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Main research question/goal
Sprouts such as alfalfa (lucerne) or leek and their seeds are the main topic of this food safety research. We aim to answer the following questions: how does Salmonella and verotoxin producing E. coli (VTEC) survive on seeds intended for sprouting? How effective are the current sampling plans? How effective are the current detection methods for Salmonella and VTEC on seeds intended for sprouting and sprouts? What is the efficacy of different decontamination techniques to reduce the Salmonella and VTEC-level on seeds, and what is the effect on the natural background microbiota? Finally, the project has also the goal to investigate the development of Salmonella and VTEC in combination with the naturally present competitive background microbiota throughout the production chain of sprouting seeds, taking into consideration indicator organisms such as generic E. coli.

Research approach
In collaboration with the project coordinator (Ghent University), the focus was on alfalfa and leek sprouts as they are the most-sold sprouted seeds in Belgium. In the first part of the research the methodology was defined (detection, isolation, quantification of the pathogens (STEC O157 and Salmonella) on seeds, sprouted seeds and spent irrigation water. Subsequently, the survival of both pathogens on artificially inoculated seeds was investigated over a period of two years. We have followed the survival of STEC O157 and Salmonella as well as the naturally present background microbiota during the production process and distribution of the sprouted seeds. In order to simulate professional production conditions, ILVO has designed a pilot scale sprouting device with rotating drums. The effectiveness of diverse decontamination techniques on seeds was investigated, as well as the effectiveness of antimicrobial compounds added to the irrigation water in order to reduce the pathogen load. We also evaluated the effectiveness on the background microbiota. In all instances, the influence of these decontamination techniques on the germination capacity of the seeds was taken into consideration.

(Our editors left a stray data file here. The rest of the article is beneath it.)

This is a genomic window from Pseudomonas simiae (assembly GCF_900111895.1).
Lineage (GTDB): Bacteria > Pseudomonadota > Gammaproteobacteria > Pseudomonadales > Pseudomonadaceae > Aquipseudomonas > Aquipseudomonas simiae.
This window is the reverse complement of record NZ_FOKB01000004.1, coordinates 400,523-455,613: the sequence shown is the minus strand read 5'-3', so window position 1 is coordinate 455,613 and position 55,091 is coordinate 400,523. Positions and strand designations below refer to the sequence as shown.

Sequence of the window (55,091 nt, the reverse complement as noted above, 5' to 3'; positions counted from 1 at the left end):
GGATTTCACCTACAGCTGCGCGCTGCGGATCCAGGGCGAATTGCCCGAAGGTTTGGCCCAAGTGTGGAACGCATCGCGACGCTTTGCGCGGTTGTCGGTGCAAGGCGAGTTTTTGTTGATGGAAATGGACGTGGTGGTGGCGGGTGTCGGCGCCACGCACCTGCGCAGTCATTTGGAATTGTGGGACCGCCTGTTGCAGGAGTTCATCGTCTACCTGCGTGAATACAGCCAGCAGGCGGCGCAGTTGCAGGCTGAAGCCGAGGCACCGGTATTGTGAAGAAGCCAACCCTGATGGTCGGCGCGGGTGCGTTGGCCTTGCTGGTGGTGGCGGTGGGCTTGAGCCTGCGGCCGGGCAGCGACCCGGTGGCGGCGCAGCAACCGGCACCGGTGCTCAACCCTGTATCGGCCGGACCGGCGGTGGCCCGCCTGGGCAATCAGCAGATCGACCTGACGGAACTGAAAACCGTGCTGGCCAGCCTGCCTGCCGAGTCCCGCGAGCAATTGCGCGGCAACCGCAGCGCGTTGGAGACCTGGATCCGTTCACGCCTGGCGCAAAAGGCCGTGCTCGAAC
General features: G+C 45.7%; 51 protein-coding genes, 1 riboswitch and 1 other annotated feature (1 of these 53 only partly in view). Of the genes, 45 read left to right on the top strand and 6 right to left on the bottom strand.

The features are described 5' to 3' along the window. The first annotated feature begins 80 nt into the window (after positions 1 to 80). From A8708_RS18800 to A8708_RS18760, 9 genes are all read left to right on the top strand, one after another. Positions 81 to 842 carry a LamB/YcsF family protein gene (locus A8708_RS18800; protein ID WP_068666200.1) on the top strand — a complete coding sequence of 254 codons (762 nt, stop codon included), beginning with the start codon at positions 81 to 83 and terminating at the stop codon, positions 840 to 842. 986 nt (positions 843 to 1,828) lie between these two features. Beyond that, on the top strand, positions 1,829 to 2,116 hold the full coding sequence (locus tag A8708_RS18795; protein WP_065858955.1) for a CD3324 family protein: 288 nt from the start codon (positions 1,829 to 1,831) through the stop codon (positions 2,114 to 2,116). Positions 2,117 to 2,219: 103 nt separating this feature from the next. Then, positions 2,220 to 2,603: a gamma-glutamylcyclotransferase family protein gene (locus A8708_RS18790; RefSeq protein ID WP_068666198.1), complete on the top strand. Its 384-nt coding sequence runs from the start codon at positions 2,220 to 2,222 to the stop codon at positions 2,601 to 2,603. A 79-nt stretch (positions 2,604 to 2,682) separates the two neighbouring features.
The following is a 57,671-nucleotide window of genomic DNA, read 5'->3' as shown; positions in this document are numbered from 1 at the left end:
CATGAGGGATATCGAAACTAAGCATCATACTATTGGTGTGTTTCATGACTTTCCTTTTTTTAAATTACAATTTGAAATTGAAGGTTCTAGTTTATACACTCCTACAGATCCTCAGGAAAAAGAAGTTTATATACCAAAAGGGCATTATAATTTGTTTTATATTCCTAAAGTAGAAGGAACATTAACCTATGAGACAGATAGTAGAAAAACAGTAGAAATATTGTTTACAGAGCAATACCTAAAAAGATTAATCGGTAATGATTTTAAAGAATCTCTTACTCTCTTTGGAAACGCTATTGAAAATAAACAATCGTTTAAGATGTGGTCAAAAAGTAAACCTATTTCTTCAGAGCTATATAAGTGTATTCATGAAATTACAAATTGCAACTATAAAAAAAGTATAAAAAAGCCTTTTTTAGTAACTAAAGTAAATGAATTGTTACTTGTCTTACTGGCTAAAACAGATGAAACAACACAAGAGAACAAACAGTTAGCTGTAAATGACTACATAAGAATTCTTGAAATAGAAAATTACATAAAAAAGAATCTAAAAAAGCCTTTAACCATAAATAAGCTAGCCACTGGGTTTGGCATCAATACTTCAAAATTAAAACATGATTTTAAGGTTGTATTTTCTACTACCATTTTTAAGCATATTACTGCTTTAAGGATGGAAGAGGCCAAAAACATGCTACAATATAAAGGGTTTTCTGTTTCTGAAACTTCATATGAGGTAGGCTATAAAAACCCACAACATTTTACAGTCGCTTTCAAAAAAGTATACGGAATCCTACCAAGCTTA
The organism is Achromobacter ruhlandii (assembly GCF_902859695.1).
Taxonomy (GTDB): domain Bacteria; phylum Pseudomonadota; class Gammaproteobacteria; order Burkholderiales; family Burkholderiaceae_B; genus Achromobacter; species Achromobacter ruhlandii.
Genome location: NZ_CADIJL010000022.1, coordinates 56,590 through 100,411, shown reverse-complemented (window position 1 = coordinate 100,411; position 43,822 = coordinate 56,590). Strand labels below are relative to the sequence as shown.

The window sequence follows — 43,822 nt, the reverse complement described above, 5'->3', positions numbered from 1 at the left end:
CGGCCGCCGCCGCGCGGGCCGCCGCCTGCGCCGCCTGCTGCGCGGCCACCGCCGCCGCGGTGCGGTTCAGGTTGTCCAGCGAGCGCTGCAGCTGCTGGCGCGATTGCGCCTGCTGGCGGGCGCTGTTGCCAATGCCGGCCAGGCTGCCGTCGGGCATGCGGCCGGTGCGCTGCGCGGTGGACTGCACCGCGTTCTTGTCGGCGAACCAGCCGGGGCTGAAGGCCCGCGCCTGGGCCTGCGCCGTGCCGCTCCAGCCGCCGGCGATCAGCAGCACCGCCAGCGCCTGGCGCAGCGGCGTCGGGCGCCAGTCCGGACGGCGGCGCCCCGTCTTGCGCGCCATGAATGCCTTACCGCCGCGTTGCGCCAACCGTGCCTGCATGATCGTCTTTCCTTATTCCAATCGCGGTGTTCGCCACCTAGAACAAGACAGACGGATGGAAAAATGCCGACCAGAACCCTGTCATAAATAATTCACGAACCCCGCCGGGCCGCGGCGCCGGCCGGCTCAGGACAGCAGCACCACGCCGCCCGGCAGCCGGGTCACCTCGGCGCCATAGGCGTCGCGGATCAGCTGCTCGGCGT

The most important conclusion is that the initial microbiological quality of the seeds is fundamental for a food safe germination process in the sector of sprouted seeds. This is caused by the observation that the zoonotic pathogens can survive for many years on the seeds used for production of sprouted seeds and hence, they have a large chance of growing during the germination process. Unfortunately, no effective antimicrobial treatment during the germination process has been found which is able to reduce substantially the growth of the pathogens (and at the same time does not harm the germination of the seeds). This means that the monitoring of the germination process remains pivotal to trace at an early phase any contamination problems and to prevent that contaminated final products are put on the market. Our research results have been presented at various international congresses and to the European Sprouted Seeds Association. Several scientific publications are planned. A practical valorization is that ILVO now has a pilot scale sprouting device with three drums which complies with biosafety demands and the machinery directive. The amount of germinated seeds which can be produced is about 1/100 of an industrial rotating installation.

Funding provider(s)
FOD Volksgezondheid, Veiligheid van de voedselketen en Leefmilieu

External partner(s)
Effective start/end date1/05/1431/08/18

ID: 4156887